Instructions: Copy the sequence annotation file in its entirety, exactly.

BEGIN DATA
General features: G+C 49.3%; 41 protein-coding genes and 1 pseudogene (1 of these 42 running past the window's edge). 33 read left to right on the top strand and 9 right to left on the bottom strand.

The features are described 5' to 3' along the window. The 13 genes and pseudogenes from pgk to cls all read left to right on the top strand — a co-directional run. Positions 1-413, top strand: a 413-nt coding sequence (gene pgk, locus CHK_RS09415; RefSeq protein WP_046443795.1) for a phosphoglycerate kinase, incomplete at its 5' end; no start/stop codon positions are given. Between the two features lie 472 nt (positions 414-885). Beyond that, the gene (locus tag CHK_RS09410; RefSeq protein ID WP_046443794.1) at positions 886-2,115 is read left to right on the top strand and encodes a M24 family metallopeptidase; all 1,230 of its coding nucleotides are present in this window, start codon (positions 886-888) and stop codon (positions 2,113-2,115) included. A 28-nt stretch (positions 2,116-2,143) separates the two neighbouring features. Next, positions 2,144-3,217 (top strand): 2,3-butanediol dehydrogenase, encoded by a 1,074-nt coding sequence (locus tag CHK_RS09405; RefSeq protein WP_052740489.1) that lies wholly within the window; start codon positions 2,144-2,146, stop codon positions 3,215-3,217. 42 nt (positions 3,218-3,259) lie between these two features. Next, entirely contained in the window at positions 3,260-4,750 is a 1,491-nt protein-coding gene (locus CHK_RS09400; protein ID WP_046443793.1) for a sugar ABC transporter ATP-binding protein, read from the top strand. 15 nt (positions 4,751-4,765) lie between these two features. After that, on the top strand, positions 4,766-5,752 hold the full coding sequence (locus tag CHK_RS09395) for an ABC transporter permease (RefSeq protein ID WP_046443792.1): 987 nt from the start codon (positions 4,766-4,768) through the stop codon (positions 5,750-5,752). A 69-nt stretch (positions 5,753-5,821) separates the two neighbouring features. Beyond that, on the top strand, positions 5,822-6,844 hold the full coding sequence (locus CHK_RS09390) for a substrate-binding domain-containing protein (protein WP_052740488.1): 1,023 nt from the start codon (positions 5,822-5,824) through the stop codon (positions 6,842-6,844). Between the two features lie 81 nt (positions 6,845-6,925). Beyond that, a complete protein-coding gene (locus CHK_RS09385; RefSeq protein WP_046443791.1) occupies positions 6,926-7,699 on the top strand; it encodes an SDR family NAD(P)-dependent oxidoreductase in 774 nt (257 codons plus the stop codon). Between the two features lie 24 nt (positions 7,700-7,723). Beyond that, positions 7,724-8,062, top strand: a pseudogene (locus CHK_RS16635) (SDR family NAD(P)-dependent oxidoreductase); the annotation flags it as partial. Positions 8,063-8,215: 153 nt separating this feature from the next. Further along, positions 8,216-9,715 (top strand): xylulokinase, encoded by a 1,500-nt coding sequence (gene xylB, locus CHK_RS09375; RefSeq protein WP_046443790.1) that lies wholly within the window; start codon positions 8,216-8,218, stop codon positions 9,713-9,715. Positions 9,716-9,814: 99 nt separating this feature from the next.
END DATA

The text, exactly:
General features: G+C 49.3%; 41 protein-coding genes and 1 pseudogene (1 of these 42 running past the window's edge). 33 read left to right on the top strand and 9 right to left on the bottom strand.

The features are described 5' to 3' along the window. The 13 genes and pseudogenes from pgk to cls all read left to right on the top strand — a co-directional run. Positions 1-413, top strand: a 413-nt coding sequence (gene pgk, locus CHK_RS09415; RefSeq protein WP_046443795.1) for a phosphoglycerate kinase, incomplete at its 5' end; no start/stop codon positions are given. Between the two features lie 472 nt (positions 414-885). Beyond that, the gene (locus tag CHK_RS09410; RefSeq protein ID WP_046443794.1) at positions 886-2,115 is read left to right on the top strand and encodes a M24 family metallopeptidase; all 1,230 of its coding nucleotides are present in this window, start codon (positions 886-888) and stop codon (positions 2,113-2,115) included. A 28-nt stretch (positions 2,116-2,143) separates the two neighbouring features. Next, positions 2,144-3,217 (top strand): 2,3-butanediol dehydrogenase, encoded by a 1,074-nt coding sequence (locus tag CHK_RS09405; RefSeq protein WP_052740489.1) that lies wholly within the window; start codon positions 2,144-2,146, stop codon positions 3,215-3,217. 42 nt (positions 3,218-3,259) lie between these two features. Next, entirely contained in the window at positions 3,260-4,750 is a 1,491-nt protein-coding gene (locus CHK_RS09400; protein ID WP_046443793.1) for a sugar ABC transporter ATP-binding protein, read from the top strand. 15 nt (positions 4,751-4,765) lie between these two features. After that, on the top strand, positions 4,766-5,752 hold the full coding sequence (locus tag CHK_RS09395) for an ABC transporter permease (RefSeq protein ID WP_046443792.1): 987 nt from the start codon (positions 4,766-4,768) through the stop codon (positions 5,750-5,752). A 69-nt stretch (positions 5,753-5,821) separates the two neighbouring features. Beyond that, on the top strand, positions 5,822-6,844 hold the full coding sequence (locus CHK_RS09390) for a substrate-binding domain-containing protein (protein WP_052740488.1): 1,023 nt from the start codon (positions 5,822-5,824) through the stop codon (positions 6,842-6,844). Between the two features lie 81 nt (positions 6,845-6,925). Beyond that, a complete protein-coding gene (locus CHK_RS09385; RefSeq protein WP_046443791.1) occupies positions 6,926-7,699 on the top strand; it encodes an SDR family NAD(P)-dependent oxidoreductase in 774 nt (257 codons plus the stop codon). Between the two features lie 24 nt (positions 7,700-7,723). Beyond that, positions 7,724-8,062, top strand: a pseudogene (locus CHK_RS16635) (SDR family NAD(P)-dependent oxidoreductase); the annotation flags it as partial. Positions 8,063-8,215: 153 nt separating this feature from the next. Further along, positions 8,216-9,715 (top strand): xylulokinase, encoded by a 1,500-nt coding sequence (gene xylB, locus CHK_RS09375; RefSeq protein WP_046443790.1) that lies wholly within the window; start codon positions 8,216-8,218, stop codon positions 9,713-9,715. Positions 9,716-9,814: 99 nt separating this feature from the next.